A four-pot caliper bites the 288 mm, wave-cut disc up front with a twin-piston binder on the 222 mm rear disc, and it’s all simple and honest braking power with no ABS or linked brake circuits to complicate things. The 31-inch seat height will fit most riders, and the 5.9 inches of ground clearance leaves plenty of room for deep leans, though I’d be hesitant to try and put a knee down, myself. After all, just because you can do a thing, does not necessarily follow that you must do that thing.



The beating heart is a 249.4 cc thumper that runs a SiC ceramic-treated bore for wear resistance with effective heat transfer properties. Liquid-cooling removes the waste heat, and the water jacket adds a bit of sound attenuation to help keep the mechanical noises where they belong; inside the cases. A computer-controlled fuel-injection system meters the hydrocarbons to help the mill develop its power while meeting EPA, DOT and CARB emissions standards.

Like most smaller engines, this one is rather uncomplicated with no fancy traction control or rider modes, and I like to see that on beginner bikes. Not only is the raw feel conducive to the development of the proper riding skillset, but it makes maintenance and repairs easier to perform at home.

Compression is kinda spicy at 10.5-to-1 so you can forget about running cheap gas in this one. All of this leaves us with 17 pound-feet of torque at 6 grand, backed up by 25 horsepower at 7,500 RPM. The rev-limiter is rather unforgiving as it chops power rather abruptly right at the 9 grand redline, so you’d better feather that throttle when you start to creep up on that mark.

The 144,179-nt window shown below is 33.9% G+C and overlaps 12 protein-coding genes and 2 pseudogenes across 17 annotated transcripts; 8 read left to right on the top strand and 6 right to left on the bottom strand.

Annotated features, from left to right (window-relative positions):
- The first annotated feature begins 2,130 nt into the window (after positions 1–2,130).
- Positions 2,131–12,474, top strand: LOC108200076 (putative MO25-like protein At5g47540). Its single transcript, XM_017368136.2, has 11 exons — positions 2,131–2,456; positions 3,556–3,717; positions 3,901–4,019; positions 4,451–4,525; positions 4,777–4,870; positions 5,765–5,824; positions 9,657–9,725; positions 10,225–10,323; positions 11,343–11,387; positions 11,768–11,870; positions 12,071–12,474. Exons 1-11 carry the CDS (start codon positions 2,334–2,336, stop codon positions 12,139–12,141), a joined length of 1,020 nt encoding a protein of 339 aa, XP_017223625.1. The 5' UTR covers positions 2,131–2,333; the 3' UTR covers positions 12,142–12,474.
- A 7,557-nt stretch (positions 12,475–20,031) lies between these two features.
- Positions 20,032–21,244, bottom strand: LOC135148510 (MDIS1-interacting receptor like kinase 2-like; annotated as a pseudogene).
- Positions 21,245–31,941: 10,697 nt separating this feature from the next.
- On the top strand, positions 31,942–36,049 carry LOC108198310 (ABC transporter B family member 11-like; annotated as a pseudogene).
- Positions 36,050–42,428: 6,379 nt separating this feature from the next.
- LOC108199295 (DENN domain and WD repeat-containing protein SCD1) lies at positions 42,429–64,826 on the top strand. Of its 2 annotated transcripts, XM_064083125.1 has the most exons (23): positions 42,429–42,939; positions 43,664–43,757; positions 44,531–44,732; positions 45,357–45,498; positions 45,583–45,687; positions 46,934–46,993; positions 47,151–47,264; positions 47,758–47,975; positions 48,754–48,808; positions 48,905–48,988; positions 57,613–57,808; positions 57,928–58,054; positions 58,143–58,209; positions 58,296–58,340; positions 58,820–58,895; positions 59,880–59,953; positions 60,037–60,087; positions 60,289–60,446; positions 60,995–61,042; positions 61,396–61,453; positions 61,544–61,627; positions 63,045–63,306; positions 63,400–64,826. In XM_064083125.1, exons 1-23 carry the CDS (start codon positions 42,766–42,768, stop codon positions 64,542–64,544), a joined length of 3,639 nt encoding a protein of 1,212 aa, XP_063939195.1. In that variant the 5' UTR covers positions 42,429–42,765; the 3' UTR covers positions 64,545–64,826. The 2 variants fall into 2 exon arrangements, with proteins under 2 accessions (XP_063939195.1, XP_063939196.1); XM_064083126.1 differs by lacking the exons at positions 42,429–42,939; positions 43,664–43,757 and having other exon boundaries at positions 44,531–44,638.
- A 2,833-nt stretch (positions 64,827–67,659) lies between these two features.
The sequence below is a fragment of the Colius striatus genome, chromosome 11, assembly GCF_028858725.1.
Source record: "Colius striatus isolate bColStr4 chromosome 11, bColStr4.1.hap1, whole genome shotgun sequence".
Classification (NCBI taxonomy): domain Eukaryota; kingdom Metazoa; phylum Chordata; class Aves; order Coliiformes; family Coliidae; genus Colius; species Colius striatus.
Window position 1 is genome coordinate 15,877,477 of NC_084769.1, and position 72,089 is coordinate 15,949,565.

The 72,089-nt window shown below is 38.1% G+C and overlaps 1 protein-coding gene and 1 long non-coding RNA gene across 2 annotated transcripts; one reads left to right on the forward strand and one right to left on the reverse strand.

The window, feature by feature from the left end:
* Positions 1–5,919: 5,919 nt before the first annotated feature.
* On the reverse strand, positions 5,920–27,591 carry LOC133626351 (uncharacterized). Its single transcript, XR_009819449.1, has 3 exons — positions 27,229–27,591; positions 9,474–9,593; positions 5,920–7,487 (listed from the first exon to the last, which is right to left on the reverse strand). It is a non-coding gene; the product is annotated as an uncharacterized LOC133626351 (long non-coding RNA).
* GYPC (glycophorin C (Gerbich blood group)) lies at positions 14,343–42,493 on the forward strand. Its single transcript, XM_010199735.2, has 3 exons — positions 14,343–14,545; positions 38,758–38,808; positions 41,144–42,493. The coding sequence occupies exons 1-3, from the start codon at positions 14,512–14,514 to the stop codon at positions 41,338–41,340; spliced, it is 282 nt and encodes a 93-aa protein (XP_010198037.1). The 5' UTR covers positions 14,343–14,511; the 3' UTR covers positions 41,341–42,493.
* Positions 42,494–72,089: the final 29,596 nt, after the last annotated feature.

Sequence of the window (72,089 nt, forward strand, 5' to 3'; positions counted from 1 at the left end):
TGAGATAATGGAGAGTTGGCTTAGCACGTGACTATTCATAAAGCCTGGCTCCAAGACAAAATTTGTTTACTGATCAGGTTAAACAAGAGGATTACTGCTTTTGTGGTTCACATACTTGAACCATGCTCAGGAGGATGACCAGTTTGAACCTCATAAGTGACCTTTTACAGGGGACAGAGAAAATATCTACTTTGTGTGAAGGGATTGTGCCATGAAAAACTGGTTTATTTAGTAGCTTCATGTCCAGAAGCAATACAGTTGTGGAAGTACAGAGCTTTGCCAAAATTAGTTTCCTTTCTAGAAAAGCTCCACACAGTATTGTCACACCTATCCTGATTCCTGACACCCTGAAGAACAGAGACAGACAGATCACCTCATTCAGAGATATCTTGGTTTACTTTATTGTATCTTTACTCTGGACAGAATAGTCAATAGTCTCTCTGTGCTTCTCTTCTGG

A six-speed transmission keeps the plant in the powerband, and manages to get the T2 up to 87 mph; plenty fast for highway travel. Overall, the near-100 mpg fuel efficiency makes it a decent commuter, as does the comfortable seat, and the top end makes it safe enough to use on the superslab.



SYM lets loose of the T2 250i for a mere $3,999, and it comes with a 24 month limited warranty. Buyers can choose between Intense Yellow (they aren’t kidding), Midnight Black, and Racing White.



SYM boldly enters the market to go head-to-head with models such as the Kawasaki Ninja 300, Yamaha’s YZF-R3, Honda’s CB300F and the Suzuki GSX250R. No single one of these makes for an absolute direct competitor, but the Honda seems to be closest overall.

Lookswise, the CB300F is certainly the closest with abbreviated body panels that leave much of the engine readily visible, and a small chin fairing, cheek fairings and naked-style headlight can. In fact, viewed side by side the two could almost be siblings. Suspension and brakes are similar as well, up to and including rwu forks with blackout sliders and a lack of ABS protection. Engine size isn’t far off, either. The Red Riders tuck a 286 cc, water-cooled thumper away into the frame with electronic fuel injection to meter the fuel. Sound familiar? Honda packs in a few extra cubes and runs a DOHC to time its four-valve head as opposed to the SOHC T2, but the CB mill has a touch more compression with a 10.7-to-1 ratio. End result: Hondamanages to eke 30.5 ponies and 19.9 pounds o’ grunt out of its mill for a bit more get-up-and-go. Granted, it won’t really go much faster, but it will get to that top end with a little more urgency than the T2 can muster.